Wiesenthal Center: Croatia Must Act To Counter Veneration Of Fascist Ustashe Past

June 28, 2007

WIESENTHAL CENTER: CROATIA MUST ACT TO COUNTER VENERATION OF FASCIST USTASHE PAST

Center says, “…This kind of behavior, left unanswered, will not only mock the victims of the past, but threaten the future of democracy.”


The Simon Wiesenthal Center protested to the Croatian government over the open display of WWII-era fascist symbols, banners and uniforms by fans at a recent concert in Zagreb. The headliner act, “Thompson”, proudly promotes Croatian ultranationalism in their music, sometimes celebrating heroes of the Ustashe--the fascist party who sided with Hitler during WWII--and heroes of the 1991 Balkan war, some of whom are suspected war criminals. Especially alarming to the Center was a song expressing nostalgia for the concentration camps Jasenovac and Stara Gradiska, where at least 90,000 Serbs, Jews, Gypsies and anti-fascist Croatians perished at the hands of the Ustashe.
       
In a letter to Neven Jurica, the Croatian Ambassador to the U.S., Rabbi Abraham Cooper, associate dean of the Wiesenthal Center, expressed alarm at the concert, saying that while the Center respects Croatia’s democracy, “…it is clear that this kind of behavior, left unanswered, will not only mock the victims of the past but threaten the future of democracy.”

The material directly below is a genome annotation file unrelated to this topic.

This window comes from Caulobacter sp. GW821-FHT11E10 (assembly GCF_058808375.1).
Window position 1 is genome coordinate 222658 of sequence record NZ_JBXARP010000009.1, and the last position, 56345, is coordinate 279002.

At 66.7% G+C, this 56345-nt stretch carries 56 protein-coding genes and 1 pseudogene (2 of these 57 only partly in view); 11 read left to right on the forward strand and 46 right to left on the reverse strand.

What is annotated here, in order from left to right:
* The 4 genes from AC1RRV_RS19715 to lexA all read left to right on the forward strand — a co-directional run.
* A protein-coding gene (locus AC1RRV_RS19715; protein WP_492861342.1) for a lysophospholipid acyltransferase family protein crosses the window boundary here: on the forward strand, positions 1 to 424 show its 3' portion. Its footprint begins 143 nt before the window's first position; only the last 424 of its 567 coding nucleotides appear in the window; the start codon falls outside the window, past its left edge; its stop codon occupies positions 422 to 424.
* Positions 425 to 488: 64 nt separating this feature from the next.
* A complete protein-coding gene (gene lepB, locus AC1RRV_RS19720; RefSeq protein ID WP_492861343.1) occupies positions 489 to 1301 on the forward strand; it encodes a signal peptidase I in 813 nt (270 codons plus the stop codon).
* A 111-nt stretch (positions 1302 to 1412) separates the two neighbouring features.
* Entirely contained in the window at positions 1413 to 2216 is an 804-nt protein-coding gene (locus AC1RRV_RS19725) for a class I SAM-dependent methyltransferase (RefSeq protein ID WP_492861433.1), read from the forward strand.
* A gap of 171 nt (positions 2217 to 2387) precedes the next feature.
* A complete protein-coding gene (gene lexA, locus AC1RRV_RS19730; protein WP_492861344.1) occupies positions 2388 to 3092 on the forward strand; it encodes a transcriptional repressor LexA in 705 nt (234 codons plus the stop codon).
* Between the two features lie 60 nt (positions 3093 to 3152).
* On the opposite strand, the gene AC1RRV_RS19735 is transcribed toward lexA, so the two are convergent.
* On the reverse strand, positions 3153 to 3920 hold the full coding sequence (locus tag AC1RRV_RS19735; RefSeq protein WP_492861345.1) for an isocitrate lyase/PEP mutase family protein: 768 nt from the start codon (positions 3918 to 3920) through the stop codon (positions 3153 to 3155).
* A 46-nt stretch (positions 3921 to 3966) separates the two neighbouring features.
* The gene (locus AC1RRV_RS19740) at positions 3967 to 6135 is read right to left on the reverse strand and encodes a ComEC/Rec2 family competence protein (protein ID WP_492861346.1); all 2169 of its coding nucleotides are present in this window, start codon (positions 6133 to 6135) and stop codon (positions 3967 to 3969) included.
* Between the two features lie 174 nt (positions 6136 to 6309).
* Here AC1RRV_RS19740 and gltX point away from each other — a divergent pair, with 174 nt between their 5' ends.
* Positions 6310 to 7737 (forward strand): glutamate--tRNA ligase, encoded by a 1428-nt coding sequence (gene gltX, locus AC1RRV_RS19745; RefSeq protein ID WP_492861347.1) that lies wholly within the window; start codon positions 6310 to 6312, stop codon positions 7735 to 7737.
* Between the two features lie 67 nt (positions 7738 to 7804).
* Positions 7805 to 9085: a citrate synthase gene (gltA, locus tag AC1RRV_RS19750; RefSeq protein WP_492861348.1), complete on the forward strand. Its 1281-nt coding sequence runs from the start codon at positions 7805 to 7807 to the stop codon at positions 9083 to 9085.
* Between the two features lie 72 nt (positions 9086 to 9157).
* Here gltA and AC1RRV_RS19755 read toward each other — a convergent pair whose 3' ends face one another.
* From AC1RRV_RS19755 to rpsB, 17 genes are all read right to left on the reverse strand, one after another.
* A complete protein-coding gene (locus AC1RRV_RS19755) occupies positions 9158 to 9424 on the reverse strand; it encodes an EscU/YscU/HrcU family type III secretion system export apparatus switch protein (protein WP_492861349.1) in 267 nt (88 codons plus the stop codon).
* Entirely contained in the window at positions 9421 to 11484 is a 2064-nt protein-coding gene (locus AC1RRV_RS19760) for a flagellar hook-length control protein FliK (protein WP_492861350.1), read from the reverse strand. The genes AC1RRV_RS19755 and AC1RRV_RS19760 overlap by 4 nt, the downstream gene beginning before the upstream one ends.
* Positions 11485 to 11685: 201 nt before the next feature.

Cooper urged the Ambassador that Croatia’s youth need to fully understand the horrors of the past by adding significant revisions to the current exhibition at the Jasenovac camp site to name those who ran the camp and to “directly and fully explain that it was Ustashe’s racism, antisemitism and xenophobia that spawned Jasenovac.”

Cooper also urged the Croatian government to push legislation that would ban the use of Ustashe symbols, much in the same way that Germany and Austria ban the use of the swastika. Such a bill had been previously rejected by the Supreme Court on a technicality.

The Wiesenthal Center’s Israel Director, Efraim Zuroff, also protested to the Croatian government. Zuroff, who heads the Center’s efforts to bring WWII war criminals to justice, played a key role in the arrest, deportation and conviction of Dinko Sakic, the commandant of Jasenovac, in 1999. The Wiesenthal Center was also instrumental in the 1984 arrest of Ustashe Interior Minister Andrija Artukovic.

The Simon Wiesenthal Center is one of the largest international Jewish human rights organizations with over 400,000 member families in the United States. It is an NGO at international agencies including the United Nations, UNESCO, the OSCE, and the Council of Europe.

For more information, please contact the Center's Public Relations Department, 310-553-9036.